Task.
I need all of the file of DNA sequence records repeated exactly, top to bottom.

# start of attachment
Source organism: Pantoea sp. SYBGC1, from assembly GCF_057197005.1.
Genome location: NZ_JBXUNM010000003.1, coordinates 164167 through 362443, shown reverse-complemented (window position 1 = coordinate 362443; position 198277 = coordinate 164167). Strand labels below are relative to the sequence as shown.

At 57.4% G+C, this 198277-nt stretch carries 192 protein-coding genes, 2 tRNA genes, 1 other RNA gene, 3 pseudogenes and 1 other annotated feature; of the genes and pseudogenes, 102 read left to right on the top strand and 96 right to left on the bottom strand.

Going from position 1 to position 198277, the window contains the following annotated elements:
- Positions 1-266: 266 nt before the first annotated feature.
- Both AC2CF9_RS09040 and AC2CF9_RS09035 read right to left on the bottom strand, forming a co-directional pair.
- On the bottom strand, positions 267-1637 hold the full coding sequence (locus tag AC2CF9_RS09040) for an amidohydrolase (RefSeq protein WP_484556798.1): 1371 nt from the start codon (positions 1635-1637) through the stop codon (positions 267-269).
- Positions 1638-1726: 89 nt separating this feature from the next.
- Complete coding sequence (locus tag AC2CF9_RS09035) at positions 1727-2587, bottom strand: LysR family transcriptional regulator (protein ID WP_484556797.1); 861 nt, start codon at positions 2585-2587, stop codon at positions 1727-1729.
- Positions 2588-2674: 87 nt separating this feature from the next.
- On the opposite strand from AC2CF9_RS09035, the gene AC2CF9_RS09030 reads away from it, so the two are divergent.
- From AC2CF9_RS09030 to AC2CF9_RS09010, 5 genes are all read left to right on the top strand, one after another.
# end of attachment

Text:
Source organism: Pantoea sp. SYBGC1, from assembly GCF_057197005.1.
Genome location: NZ_JBXUNM010000003.1, coordinates 164167 through 362443, shown reverse-complemented (window position 1 = coordinate 362443; position 198277 = coordinate 164167). Strand labels below are relative to the sequence as shown.

At 57.4% G+C, this 198277-nt stretch carries 192 protein-coding genes, 2 tRNA genes, 1 other RNA gene, 3 pseudogenes and 1 other annotated feature; of the genes and pseudogenes, 102 read left to right on the top strand and 96 right to left on the bottom strand.

Going from position 1 to position 198277, the window contains the following annotated elements:
- Positions 1-266: 266 nt before the first annotated feature.
- Both AC2CF9_RS09040 and AC2CF9_RS09035 read right to left on the bottom strand, forming a co-directional pair.
- On the bottom strand, positions 267-1637 hold the full coding sequence (locus tag AC2CF9_RS09040) for an amidohydrolase (RefSeq protein WP_484556798.1): 1371 nt from the start codon (positions 1635-1637) through the stop codon (positions 267-269).
- Positions 1638-1726: 89 nt separating this feature from the next.
- Complete coding sequence (locus tag AC2CF9_RS09035) at positions 1727-2587, bottom strand: LysR family transcriptional regulator (protein ID WP_484556797.1); 861 nt, start codon at positions 2585-2587, stop codon at positions 1727-1729.
- Positions 2588-2674: 87 nt separating this feature from the next.
- On the opposite strand from AC2CF9_RS09035, the gene AC2CF9_RS09030 reads away from it, so the two are divergent.
- From AC2CF9_RS09030 to AC2CF9_RS09010, 5 genes are all read left to right on the top strand, one after another.